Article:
The lady behind me had another cart full of food. Eggs, bread, vegetables, fruit, canned beans, household products, meat, cottage cheese, and pasta. In other words, mostly whole, real food. She didn't have anything that was an overly processed, packaged food.

The issues with the food industry, how they came about, and how we are eating now is very complex. It involves politics (mostly), socio-economic issues, health policies, well, you name it. But what struck me about the shopping carts in line was that it comes down to a few simple things: education (what is in food, how its made, what it does to you) and practical skills (how to shop for quality food, how to prepare and cook it). There is no shortage of good information out there on all these topics. So why aren't some people getting this information?

I think (and I will briefly touch on this but could seriously write a book on it) there are a few reasons. Firstly, I think there is a trend (and of course there are examples otherwise) that women with families now had mothers who worked in and out of the home, embracing shopping and cooking that was easier and faster and simply more convenient. Nothing inherantly wrong with needing to do that. As well, women with families now are working more than ever. Often two jobs outside the home or a full-time job and home business, oh and raise a family and care for a home and feed people. I think the workload for women, with all the modern conveniences we now have, has increased exponentially. (again, I am sure some brilliant researcher and author has captured this idea somehwere, I am just thinking out loud).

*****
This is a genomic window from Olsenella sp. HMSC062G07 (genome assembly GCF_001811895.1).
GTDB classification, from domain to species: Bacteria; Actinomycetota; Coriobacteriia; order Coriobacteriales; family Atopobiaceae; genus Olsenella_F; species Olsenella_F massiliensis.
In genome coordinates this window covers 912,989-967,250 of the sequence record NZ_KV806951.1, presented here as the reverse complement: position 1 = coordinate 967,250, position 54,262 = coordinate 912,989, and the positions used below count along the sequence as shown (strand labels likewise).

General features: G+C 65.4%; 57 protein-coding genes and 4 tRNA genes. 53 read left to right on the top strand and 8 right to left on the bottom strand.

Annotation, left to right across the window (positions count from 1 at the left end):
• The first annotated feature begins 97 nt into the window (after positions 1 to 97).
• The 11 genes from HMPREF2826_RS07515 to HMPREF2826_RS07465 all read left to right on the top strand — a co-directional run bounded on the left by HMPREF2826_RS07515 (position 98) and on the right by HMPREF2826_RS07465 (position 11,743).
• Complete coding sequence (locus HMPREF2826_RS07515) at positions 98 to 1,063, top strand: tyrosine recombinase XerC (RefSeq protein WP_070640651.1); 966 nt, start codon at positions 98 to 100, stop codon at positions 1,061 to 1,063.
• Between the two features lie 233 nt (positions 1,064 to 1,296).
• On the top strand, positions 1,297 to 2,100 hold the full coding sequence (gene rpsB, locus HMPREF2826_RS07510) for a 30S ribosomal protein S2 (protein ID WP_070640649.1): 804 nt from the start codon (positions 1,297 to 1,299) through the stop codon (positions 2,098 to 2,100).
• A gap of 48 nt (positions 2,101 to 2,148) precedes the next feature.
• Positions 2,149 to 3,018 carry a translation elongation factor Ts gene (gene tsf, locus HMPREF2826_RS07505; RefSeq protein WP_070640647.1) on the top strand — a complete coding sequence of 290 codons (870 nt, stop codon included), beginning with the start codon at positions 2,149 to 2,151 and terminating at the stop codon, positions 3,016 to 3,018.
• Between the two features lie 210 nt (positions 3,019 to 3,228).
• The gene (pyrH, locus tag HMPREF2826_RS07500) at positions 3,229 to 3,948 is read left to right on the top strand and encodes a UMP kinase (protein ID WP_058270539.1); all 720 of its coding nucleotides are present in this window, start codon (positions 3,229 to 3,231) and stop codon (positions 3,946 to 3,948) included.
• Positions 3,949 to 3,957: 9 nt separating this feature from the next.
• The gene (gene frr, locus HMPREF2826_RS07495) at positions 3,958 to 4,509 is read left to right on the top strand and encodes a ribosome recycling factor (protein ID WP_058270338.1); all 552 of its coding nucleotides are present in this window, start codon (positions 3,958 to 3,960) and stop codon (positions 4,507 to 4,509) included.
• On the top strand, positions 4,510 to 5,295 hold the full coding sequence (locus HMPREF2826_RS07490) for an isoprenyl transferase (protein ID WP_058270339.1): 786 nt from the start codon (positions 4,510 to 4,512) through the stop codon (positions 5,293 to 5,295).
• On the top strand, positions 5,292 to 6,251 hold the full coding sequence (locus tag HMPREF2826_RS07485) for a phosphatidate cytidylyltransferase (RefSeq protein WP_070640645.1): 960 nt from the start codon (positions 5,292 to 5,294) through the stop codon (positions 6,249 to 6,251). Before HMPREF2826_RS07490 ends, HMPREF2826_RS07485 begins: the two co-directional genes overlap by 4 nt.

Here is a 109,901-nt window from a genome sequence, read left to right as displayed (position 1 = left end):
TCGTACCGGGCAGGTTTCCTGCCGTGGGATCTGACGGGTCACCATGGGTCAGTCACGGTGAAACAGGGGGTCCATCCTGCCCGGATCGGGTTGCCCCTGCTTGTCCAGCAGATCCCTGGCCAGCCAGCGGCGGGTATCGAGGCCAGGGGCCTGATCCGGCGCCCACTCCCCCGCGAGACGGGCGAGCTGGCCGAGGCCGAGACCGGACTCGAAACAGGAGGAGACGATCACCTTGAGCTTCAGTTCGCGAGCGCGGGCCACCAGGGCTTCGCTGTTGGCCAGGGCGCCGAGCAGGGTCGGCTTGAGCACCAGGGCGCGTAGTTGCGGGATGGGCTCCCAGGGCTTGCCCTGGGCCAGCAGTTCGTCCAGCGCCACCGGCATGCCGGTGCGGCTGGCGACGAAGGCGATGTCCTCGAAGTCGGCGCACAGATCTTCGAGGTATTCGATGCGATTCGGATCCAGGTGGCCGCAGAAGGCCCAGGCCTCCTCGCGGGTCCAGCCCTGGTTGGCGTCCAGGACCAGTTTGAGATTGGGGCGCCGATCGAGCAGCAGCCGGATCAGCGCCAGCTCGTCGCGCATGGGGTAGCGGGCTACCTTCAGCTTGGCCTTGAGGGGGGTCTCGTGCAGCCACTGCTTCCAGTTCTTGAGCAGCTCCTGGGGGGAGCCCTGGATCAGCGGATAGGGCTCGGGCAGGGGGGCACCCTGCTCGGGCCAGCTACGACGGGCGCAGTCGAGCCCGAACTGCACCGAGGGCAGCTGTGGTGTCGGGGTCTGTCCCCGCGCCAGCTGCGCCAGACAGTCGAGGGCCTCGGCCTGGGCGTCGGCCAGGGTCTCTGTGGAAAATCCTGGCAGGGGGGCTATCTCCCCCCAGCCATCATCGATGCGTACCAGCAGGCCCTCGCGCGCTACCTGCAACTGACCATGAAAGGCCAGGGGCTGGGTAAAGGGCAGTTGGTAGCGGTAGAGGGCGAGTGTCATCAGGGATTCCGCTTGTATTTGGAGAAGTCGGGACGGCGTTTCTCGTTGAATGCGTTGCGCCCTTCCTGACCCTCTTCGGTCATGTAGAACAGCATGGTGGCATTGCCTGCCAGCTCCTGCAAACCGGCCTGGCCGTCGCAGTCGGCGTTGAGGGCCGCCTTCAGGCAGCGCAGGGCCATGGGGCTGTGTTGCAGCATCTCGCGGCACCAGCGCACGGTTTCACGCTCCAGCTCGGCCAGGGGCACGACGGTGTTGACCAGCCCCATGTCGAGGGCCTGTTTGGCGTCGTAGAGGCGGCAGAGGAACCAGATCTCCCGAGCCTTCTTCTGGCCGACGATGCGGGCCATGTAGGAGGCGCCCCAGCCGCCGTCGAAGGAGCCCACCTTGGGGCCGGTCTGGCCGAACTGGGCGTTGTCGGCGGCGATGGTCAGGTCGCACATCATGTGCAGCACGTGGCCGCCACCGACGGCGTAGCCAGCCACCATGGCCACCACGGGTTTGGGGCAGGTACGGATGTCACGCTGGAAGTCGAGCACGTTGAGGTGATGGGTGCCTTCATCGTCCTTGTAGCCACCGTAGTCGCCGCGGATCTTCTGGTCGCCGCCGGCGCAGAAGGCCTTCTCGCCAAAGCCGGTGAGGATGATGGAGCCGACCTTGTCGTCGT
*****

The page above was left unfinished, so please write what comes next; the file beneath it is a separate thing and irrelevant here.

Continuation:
So we have women who may not have had a mom cooking at a stove teaching them the fundamentals of presoacking beans, to eating fast food as they motor through university and college degrees, work more hours than ever, and are caring for children in a pretty complex environment, sustaining marriages, commiting to their communities, starting small businesses, walking the dog, doing it al because DAMMIT we can do it all! Its exhasuting just writing about it. No wonder we didn't have time to learn to grocery shop and cook healthy food. Especially when we can drive up to Walmart and buy everything we need while getting the tires changed.

We all know what is happening to the state of human health in North America. Even if you only believe the mainstream health world, you know things are bad. Heart disease is killing a lot of women. And if you believe in alternative medicine, which is becoming more mainstream, there are so many things to be cautious of (the link of pesticides, etc to hormone based cancers, for example- ie. the idea that conventional food causes cancer). I think it is safe to say that most of us know that how and what we are eating is making us sick. (and not just what you put on your fork, but the production of food and its impact on the environment)

Back to the shopping carts at the grocery store. I believe that with every food purchase we make, we vote. I truly believe that the food we consume is the most powerful vote in the world right now. It has more impact on your health, the environment, and society than the car you drive and the gas you buy. It has more influence than marking an X on a ballot. You vote with every bite. You are saying, Yes, I support socially responsible, environmentally sustainable, local business, farmers, food producers with ethics and heart and a love for food. You are saying, NO, I won't consume food that is 100% harmful to my childrens' health and will cause years of miserable disease.